On a first glance the four staged design thinking cycle- one realises that it is no different than any scientific problem solving process. What is different is the “design attitude” which can be defined as the cognitive parameters that drive the design thinking problem solving process/ design thinking cycle. Leaders, managers, engineers and other professional experts need to first imbibe design attitude to be able to drive innovation through this process.

The core fundamentals of design attitude are:
(a) Challenging Assumptions: This means initiate problem solving by reframing the problem statement from ground zero
(b) Systemic view: Develop a holistic- system level or 360 degree view of problem and map interrelations between people, context and technologies
(c) Envisioning / making propositions: to formulate strategies with ambiguous and often unpredictable data sets, also known as Abductive thinking, as opposed to inductive and deductive thinking that the managers and engineers are
trained with.
(d) Sense and respond: being adaptable to larger environmental changes within the organisation, with competitors and in the larger context of global changes, thus providing not pre build products (make and sell) but sensing and responding –people must be trained to develop
this skills
(e) Zoom in and Zoom out: looking at the problems inside out and outside in similar to looking at a problem with a telescope, microscope and wide lens
(f) Breaking Silos/multidisciplinary team: Work on problems by breaking the barriers of disciplinary boundaries in the organisations
(g) Empathy: It is not only about asking user his needs but immerse in problems in the field to develop a holistic, people driven and context to envision new propositions. This also includes co design with the communities, early involvement of stakeholders and experts where applicable.

To gain consistent and long term benefits from design thinking process requires a road map by the senior management to create an ecosystem to induce design attitude at a strategic level and in the structure of the organization. Without this ecosystem, as a standalone, this 4 stage cycle will not lead to innovation. Design attitude needs to be imbibed not only in the individuals but also in the organisational culture to build an ecosystem of processes which facilitate the design thinking individuals to drive innovation and create design driven organisations. These individuals don’t necessarily have to be designers but design thinkers or as R. Verganti says ‘interpreters’. Apple, Bang & Olufsen are classic examples of organisations which have been successful when they have incorporated design attitude as their DNA right from, the organisational structure.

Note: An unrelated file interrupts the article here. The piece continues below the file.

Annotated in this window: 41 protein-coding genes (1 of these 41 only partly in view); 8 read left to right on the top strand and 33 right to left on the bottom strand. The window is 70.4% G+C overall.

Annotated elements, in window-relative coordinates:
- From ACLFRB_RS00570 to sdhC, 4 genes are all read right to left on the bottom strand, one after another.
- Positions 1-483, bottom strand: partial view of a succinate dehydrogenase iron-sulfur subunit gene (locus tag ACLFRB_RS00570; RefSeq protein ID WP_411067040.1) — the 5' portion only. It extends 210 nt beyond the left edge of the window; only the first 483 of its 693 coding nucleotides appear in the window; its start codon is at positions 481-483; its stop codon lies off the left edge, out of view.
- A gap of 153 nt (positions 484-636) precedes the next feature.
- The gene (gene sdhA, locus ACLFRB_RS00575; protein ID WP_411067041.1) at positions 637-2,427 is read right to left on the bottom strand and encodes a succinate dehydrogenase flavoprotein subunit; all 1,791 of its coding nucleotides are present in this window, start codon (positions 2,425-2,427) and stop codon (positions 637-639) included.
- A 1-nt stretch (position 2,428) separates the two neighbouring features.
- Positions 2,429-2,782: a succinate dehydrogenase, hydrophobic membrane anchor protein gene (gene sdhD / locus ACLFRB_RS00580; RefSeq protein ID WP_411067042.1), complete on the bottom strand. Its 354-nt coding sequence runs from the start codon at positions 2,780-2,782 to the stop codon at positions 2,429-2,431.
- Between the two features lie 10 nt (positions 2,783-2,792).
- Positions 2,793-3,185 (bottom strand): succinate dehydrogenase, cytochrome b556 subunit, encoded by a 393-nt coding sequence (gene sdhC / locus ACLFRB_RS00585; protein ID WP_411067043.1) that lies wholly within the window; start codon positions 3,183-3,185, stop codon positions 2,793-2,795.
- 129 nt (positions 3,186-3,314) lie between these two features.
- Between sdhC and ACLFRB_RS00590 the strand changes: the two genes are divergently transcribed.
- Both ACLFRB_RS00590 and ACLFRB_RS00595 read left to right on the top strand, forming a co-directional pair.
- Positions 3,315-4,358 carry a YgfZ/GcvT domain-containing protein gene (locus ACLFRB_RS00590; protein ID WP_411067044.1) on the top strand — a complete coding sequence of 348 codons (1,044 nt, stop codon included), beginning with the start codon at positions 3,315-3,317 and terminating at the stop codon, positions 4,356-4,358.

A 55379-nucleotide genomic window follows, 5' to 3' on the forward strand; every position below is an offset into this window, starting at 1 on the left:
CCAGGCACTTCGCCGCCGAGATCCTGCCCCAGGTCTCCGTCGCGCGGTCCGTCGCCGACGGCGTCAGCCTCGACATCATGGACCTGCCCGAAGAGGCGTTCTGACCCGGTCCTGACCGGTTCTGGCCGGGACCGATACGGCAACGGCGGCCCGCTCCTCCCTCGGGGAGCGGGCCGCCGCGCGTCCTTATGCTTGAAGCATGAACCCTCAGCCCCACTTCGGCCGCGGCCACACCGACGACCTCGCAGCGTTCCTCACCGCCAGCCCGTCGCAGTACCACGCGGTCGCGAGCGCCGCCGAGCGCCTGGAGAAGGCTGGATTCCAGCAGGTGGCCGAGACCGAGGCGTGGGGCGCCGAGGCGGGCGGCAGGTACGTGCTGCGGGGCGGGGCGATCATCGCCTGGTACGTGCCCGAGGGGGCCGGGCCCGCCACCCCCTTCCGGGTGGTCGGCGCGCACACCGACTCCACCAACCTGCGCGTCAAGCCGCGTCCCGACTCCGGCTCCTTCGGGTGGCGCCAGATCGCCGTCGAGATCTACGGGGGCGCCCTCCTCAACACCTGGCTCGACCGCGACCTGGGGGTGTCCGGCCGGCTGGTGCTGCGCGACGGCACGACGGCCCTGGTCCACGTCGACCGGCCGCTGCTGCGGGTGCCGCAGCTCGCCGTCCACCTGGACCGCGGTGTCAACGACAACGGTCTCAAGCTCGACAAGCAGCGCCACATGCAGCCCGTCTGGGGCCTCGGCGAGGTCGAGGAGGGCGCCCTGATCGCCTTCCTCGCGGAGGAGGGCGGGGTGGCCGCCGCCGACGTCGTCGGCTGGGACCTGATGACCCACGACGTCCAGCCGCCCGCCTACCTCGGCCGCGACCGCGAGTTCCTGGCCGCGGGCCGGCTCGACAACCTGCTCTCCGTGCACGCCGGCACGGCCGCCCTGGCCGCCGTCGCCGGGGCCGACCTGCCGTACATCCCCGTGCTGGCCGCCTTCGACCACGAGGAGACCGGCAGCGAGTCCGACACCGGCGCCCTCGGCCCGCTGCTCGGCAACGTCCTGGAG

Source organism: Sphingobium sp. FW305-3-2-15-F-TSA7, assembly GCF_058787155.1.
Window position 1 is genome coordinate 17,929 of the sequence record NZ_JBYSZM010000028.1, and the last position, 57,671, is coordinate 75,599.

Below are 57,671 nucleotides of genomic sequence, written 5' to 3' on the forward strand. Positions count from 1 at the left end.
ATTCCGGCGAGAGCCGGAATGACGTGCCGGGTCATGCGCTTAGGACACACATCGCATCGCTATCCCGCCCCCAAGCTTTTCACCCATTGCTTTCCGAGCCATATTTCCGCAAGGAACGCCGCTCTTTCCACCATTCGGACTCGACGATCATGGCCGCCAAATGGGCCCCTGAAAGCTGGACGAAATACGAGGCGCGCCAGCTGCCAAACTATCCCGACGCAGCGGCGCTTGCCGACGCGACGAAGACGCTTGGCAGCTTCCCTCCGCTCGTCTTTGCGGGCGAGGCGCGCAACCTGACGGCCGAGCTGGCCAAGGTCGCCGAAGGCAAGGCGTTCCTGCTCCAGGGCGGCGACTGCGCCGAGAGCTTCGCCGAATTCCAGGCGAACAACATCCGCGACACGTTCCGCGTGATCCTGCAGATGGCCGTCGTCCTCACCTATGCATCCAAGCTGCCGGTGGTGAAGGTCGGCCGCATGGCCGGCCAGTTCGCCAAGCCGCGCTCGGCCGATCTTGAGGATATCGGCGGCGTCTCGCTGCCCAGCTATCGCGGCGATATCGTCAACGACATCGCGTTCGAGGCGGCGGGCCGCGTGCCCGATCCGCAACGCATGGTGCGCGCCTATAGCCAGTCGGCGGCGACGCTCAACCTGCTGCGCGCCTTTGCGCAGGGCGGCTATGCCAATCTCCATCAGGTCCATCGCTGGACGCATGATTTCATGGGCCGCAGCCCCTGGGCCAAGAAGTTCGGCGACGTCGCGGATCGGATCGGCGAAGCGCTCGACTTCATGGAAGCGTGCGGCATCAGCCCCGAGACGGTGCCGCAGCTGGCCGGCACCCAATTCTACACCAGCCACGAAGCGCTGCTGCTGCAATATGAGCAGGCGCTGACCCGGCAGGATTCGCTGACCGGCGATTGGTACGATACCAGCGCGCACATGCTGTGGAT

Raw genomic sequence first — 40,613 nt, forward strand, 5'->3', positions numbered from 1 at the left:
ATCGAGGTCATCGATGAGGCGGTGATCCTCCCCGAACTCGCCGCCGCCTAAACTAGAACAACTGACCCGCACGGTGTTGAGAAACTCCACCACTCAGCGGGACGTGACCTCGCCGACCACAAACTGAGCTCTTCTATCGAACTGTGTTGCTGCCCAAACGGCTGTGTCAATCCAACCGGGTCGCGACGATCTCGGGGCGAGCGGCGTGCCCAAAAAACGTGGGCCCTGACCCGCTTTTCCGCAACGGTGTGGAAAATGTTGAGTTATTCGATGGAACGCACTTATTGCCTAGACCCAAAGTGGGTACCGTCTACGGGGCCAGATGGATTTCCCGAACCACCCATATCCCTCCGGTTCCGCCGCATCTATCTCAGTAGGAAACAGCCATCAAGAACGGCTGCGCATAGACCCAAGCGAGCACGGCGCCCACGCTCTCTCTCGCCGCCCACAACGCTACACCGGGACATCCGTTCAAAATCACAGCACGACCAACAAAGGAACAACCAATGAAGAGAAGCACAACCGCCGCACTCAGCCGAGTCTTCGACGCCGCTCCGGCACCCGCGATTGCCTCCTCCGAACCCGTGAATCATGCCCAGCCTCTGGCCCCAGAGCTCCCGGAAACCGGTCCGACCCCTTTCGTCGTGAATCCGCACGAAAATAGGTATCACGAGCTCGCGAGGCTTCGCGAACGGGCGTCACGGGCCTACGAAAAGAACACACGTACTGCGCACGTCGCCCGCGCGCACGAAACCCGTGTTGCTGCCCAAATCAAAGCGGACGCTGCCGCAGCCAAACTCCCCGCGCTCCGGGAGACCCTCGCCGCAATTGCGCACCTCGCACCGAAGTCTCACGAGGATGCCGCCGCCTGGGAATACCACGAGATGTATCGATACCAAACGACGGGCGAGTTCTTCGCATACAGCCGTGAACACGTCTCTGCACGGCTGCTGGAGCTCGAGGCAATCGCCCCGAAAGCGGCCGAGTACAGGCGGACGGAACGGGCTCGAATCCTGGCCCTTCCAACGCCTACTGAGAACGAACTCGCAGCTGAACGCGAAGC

Fostering innovation

The very nature of design thinking allows challenging the existing order of doing things to improve them and even reconstitute them. To foster innovation which goes beyond just the mechanical usage of the 4 stage cycle, transforming organisations and societies at a national level requires leaders in organizations and government, to develop design thinking attitude as an inherent capability in its organisation construct. This process requires more than a single process adoption but transformation in the mind-set of the organisation. It means changing the way people in the organisation think, and the way organisation is structured so that the internal processes are agile and adaptive. This will allow the flexibility to create operational agility, adaptability, and innovation as one of the means to create people centred, entrepreneurial and meaningful organizations. It can create an ecosystem of co-creation that allows multiple stakeholders, such as employee, management, end users, to be a part of cohesive decision making, hence making the organizations more meaningful and entrepreneurial.

The author is Professor of Design Thinking, IIM-A